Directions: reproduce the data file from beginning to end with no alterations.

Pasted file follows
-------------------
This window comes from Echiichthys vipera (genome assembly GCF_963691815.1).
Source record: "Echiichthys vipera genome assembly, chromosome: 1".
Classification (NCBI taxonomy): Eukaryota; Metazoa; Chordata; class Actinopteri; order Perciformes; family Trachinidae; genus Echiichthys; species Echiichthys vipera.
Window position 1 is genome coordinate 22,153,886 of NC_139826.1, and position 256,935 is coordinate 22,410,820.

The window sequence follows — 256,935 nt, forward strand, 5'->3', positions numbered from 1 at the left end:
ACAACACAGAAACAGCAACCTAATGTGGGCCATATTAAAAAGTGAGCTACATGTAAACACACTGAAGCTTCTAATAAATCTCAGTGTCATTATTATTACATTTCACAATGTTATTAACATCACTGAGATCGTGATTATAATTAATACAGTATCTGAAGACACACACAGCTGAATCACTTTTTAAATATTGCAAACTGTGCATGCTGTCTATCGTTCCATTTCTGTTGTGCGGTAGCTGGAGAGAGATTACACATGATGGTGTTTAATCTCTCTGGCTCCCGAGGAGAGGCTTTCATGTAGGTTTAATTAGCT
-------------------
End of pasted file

This window comes from Echiichthys vipera (genome assembly GCF_963691815.1).
Source record: "Echiichthys vipera genome assembly, chromosome: 1".
Classification (NCBI taxonomy): Eukaryota; Metazoa; Chordata; class Actinopteri; order Perciformes; family Trachinidae; genus Echiichthys; species Echiichthys vipera.
Window position 1 is genome coordinate 22,153,886 of NC_139826.1, and position 256,935 is coordinate 22,410,820.

The window sequence follows — 256,935 nt, forward strand, 5'->3', positions numbered from 1 at the left end:
ACAACACAGAAACAGCAACCTAATGTGGGCCATATTAAAAAGTGAGCTACATGTAAACACACTGAAGCTTCTAATAAATCTCAGTGTCATTATTATTACATTTCACAATGTTATTAACATCACTGAGATCGTGATTATAATTAATACAGTATCTGAAGACACACACAGCTGAATCACTTTTTAAATATTGCAAACTGTGCATGCTGTCTATCGTTCCATTTCTGTTGTGCGGTAGCTGGAGAGAGATTACACATGATGGTGTTTAATCTCTCTGGCTCCCGAGGAGAGGCTTTCATGTAGGTTTAATTAGCT